Influence, trade and innovation
This display draws connections between the material and visual cultures of Asia as they are represented in the Gallery’s collection. Focusing on ideas of exchange and interaction, the display also engages with the effects of European trade and colonialism on the region.
Ongoing inter-regional cultural influences can be seen in several displayed works, particularly those that adopt and adapt ancient mediums such as ceramics, lacquerware and calligraphy. From early Chinese and Japanese Neolithic ceramic cultures to the refinement of Japanese kilns and Korean earthenwares, it is possible to trace in these works not only innovations in production but also the convergence of philosophy and art.
The significance of Chinese calligraphy in the development of Japanese painting is introduced here by juxtaposing works from the Gallery’s historical and contemporary Asian art collections, ranging from nineteenth-century Japanese scrolls to the contemporary art of Lee Ufan.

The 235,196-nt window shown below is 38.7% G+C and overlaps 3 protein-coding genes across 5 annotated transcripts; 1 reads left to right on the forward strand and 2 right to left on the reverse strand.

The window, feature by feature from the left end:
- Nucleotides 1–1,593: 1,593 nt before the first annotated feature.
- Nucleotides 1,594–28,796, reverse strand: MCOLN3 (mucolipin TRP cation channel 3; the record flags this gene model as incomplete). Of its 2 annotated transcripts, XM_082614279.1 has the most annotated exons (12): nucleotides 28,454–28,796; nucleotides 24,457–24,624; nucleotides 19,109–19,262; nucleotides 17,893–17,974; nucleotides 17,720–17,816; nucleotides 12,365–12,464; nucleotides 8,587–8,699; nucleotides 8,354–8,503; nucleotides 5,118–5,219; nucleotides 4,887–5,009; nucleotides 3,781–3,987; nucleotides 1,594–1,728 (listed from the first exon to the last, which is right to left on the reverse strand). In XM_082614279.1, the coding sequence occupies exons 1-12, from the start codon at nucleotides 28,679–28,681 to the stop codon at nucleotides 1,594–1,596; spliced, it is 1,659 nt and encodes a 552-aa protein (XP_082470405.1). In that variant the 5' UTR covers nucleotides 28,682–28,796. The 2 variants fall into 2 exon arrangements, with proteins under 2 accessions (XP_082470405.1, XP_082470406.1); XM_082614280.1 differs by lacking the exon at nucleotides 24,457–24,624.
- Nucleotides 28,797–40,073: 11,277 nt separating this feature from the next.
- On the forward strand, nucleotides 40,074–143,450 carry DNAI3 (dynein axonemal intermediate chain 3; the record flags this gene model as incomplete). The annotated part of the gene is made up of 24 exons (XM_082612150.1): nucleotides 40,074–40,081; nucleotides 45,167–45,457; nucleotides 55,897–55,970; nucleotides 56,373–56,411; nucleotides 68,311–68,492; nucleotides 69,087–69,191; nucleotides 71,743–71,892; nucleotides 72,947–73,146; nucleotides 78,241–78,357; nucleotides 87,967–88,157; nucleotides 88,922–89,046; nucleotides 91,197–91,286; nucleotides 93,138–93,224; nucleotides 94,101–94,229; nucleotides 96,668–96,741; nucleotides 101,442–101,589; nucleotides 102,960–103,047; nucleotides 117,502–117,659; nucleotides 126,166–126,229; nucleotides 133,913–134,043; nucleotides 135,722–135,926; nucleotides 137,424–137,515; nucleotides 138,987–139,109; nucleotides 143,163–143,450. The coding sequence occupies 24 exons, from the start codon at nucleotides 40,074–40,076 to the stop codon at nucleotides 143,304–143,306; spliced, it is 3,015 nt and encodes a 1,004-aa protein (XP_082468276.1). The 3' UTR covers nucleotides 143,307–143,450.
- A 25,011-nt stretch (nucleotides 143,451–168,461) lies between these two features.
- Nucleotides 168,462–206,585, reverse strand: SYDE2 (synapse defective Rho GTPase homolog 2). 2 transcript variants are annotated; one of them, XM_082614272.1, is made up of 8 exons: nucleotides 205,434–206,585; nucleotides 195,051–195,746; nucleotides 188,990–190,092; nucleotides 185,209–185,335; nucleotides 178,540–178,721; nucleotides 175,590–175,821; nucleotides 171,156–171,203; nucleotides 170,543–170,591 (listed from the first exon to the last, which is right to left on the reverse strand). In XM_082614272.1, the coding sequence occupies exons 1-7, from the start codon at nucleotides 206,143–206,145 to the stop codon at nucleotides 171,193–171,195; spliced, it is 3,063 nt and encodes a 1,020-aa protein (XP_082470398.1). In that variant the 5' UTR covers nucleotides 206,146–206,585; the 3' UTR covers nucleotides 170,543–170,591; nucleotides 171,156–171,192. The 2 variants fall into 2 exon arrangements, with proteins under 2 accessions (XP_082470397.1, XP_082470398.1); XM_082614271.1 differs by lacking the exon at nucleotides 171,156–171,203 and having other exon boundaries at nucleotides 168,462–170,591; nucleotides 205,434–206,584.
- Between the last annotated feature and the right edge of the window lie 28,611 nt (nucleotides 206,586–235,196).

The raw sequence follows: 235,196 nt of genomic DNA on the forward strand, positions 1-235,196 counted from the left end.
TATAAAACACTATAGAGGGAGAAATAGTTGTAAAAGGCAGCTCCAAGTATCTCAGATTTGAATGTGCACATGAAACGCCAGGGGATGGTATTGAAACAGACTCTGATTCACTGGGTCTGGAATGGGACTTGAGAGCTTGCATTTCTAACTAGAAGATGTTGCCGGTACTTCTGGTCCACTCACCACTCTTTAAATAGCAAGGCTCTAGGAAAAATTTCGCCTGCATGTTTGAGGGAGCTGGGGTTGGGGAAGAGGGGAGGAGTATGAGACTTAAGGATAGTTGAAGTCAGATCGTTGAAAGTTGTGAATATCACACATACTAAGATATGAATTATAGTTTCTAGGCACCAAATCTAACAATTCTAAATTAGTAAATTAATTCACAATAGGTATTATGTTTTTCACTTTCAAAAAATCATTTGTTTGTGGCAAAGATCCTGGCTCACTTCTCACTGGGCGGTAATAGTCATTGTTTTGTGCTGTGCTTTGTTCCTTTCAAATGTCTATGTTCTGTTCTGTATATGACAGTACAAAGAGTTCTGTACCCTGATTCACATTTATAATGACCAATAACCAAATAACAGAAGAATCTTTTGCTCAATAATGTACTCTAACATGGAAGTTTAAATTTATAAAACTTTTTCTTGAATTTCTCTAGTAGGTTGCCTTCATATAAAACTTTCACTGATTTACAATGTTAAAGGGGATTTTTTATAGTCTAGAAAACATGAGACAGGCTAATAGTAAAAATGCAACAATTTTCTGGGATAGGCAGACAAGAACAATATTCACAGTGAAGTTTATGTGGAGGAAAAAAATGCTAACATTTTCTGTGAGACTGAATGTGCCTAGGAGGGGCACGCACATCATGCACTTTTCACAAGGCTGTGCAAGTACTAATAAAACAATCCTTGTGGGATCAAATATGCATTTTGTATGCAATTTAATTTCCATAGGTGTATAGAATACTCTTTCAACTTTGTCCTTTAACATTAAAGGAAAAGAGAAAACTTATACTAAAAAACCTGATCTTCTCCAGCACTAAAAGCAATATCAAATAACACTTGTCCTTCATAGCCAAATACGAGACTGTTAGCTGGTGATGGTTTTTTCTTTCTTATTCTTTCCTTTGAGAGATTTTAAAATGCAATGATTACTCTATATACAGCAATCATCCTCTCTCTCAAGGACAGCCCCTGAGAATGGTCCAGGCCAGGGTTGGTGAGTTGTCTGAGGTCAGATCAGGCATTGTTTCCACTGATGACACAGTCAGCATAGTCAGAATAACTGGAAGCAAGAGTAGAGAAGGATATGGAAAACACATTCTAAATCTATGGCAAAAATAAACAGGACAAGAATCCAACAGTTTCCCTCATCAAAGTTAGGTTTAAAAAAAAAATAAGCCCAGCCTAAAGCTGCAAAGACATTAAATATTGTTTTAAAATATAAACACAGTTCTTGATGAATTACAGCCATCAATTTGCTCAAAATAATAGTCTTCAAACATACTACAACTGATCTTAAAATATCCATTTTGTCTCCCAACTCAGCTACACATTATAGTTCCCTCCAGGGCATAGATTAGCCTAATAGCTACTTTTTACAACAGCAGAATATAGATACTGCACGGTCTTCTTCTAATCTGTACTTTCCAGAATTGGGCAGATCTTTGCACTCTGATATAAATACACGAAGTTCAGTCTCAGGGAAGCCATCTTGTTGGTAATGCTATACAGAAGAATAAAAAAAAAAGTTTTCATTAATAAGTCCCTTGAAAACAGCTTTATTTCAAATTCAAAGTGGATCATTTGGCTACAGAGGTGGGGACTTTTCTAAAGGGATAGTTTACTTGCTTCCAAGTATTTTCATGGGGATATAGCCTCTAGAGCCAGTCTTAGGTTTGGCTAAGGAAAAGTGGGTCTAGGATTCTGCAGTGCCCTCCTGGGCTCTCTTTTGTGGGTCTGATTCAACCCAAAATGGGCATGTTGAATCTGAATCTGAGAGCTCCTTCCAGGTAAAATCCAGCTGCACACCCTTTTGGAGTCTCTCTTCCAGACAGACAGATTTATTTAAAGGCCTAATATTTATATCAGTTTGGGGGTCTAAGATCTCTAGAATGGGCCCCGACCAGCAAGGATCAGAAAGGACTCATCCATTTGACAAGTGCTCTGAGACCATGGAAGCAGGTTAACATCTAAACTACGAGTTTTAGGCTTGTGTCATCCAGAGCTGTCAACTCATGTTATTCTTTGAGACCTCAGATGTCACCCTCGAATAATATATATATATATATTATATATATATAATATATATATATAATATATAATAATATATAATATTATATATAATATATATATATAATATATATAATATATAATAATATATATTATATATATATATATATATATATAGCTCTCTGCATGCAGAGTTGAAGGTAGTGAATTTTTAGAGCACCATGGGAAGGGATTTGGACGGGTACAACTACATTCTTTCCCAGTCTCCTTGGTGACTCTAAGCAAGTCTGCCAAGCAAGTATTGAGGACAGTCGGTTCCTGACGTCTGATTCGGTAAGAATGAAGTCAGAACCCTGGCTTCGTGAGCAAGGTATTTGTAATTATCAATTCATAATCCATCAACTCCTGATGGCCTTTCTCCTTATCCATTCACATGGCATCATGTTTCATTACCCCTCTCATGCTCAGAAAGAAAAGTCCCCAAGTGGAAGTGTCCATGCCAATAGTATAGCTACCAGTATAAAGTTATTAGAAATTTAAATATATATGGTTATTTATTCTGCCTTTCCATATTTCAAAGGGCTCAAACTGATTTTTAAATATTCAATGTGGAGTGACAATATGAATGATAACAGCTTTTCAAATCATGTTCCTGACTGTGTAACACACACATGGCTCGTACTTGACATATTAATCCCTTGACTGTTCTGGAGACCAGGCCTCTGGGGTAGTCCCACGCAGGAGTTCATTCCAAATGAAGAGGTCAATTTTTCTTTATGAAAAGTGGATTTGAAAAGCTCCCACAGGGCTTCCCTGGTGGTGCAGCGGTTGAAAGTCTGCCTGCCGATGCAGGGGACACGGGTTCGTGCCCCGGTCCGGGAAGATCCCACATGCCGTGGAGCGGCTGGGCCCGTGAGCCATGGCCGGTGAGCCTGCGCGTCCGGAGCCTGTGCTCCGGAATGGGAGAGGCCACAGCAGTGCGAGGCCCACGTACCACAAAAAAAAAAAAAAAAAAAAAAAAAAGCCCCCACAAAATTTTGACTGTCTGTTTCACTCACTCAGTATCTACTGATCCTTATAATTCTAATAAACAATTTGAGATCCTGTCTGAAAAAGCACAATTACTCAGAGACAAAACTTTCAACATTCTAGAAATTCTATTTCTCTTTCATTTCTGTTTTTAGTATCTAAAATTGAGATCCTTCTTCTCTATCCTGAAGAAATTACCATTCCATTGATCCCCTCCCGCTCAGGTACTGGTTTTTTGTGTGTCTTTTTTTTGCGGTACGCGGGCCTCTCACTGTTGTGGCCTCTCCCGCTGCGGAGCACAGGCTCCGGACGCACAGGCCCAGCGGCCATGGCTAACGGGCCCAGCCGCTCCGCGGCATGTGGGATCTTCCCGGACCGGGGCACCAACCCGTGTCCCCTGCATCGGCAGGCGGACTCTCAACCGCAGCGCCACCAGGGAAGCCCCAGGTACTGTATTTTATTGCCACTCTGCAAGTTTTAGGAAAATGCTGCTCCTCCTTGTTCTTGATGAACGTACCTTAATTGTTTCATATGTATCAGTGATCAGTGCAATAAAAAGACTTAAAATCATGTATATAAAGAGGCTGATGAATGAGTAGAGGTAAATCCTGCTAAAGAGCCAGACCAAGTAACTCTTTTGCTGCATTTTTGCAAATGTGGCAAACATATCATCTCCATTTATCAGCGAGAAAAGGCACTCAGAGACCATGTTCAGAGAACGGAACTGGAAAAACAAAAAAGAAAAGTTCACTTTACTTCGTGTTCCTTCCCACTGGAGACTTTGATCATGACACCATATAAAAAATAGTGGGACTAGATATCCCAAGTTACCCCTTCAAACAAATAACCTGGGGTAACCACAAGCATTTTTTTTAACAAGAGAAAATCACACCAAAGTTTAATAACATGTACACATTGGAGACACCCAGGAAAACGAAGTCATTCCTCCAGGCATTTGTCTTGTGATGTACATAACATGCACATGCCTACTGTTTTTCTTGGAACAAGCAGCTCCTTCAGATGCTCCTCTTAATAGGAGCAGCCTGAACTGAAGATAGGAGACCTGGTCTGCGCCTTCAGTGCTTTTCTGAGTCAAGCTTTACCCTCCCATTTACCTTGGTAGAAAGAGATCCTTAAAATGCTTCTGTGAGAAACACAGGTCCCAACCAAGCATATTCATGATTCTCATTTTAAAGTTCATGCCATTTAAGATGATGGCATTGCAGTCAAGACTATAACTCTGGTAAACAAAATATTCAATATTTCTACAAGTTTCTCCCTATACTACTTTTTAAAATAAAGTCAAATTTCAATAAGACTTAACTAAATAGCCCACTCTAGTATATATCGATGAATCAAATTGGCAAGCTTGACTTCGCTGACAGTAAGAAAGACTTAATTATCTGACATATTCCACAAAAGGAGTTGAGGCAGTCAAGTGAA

From the sixteenth century on, strong trade between Asian and European centres exerted new economic and cultural influences. Here we present nineteenth-century porcelain ware, produced for European export, alongside a new collection focus that considers Japan’s aesthetic transitions as it opened to the West during the Meiji Restoration (1868–1912).
Meiji-era ukiyo-e woodblock prints, which documented the monumental shifts that took place in Japan, are augmented by moving image and studio photography. Photography was introduced to Japan during this period by pioneering European photographers and the aesthetic influence of this new way of ‘picturing’ Japan can be traced in the later works of Japanese exponents.
In bringing these works together, we aim to further develop our understanding and appreciation of the richness and diversity of Asia’s aesthetic heritage.